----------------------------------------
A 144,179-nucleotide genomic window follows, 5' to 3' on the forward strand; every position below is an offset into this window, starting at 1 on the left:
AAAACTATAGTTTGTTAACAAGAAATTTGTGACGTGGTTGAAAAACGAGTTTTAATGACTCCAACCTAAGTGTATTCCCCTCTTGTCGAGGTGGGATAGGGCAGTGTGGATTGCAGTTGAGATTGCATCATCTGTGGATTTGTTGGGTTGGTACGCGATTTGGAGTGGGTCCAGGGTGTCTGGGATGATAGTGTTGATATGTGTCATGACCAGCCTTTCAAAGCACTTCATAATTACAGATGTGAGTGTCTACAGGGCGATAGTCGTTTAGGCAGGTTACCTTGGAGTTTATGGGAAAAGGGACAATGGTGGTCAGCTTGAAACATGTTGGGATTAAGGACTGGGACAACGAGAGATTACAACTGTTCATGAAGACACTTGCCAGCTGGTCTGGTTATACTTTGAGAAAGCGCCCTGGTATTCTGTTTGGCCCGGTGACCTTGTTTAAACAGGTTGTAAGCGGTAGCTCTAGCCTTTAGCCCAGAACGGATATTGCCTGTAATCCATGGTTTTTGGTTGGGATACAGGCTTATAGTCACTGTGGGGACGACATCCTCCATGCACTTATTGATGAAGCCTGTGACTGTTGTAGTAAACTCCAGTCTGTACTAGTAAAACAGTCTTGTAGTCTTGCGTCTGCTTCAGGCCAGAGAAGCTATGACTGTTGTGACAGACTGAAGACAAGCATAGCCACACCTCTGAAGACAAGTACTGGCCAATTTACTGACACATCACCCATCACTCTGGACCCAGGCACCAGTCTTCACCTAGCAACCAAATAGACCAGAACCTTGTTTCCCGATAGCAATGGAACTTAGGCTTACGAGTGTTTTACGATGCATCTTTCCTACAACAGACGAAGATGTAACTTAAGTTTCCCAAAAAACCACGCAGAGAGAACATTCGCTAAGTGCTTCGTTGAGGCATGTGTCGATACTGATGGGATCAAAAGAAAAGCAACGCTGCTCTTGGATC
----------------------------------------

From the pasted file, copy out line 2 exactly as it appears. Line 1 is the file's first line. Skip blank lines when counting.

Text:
AAAACTATAGTTTGTTAACAAGAAATTTGTGACGTGGTTGAAAAACGAGTTTTAATGACTCCAACCTAAGTGTATTCCCCTCTTGTCGAGGTGGGATAGGGCAGTGTGGATTGCAGTTGAGATTGCATCATCTGTGGATTTGTTGGGTTGGTACGCGATTTGGAGTGGGTCCAGGGTGTCTGGGATGATAGTGTTGATATGTGTCATGACCAGCCTTTCAAAGCACTTCATAATTACAGATGTGAGTGTCTACAGGGCGATAGTCGTTTAGGCAGGTTACCTTGGAGTTTATGGGAAAAGGGACAATGGTGGTCAGCTTGAAACATGTTGGGATTAAGGACTGGGACAACGAGAGATTACAACTGTTCATGAAGACACTTGCCAGCTGGTCTGGTTATACTTTGAGAAAGCGCCCTGGTATTCTGTTTGGCCCGGTGACCTTGTTTAAACAGGTTGTAAGCGGTAGCTCTAGCCTTTAGCCCAGAACGGATATTGCCTGTAATCCATGGTTTTTGGTTGGGATACAGGCTTATAGTCACTGTGGGGACGACATCCTCCATGCACTTATTGATGAAGCCTGTGACTGTTGTAGTAAACTCCAGTCTGTACTAGTAAAACAGTCTTGTAGTCTTGCGTCTGCTTCAGGCCAGAGAAGCTATGACTGTTGTGACAGACTGAAGACAAGCATAGCCACACCTCTGAAGACAAGTACTGGCCAATTTACTGACACATCACCCATCACTCTGGACCCAGGCACCAGTCTTCACCTAGCAACCAAATAGACCAGAACCTTGTTTCCCGATAGCAATGGAACTTAGGCTTACGAGTGTTTTACGATGCATCTTTCCTACAACAGACGAAGATGTAACTTAAGTTTCCCAAAAAACCACGCAGAGAGAACATTCGCTAAGTGCTTCGTTGAGGCATGTGTCGATACTGATGGGATCAAAAGAAAAGCAACGCTGCTCTTGGATC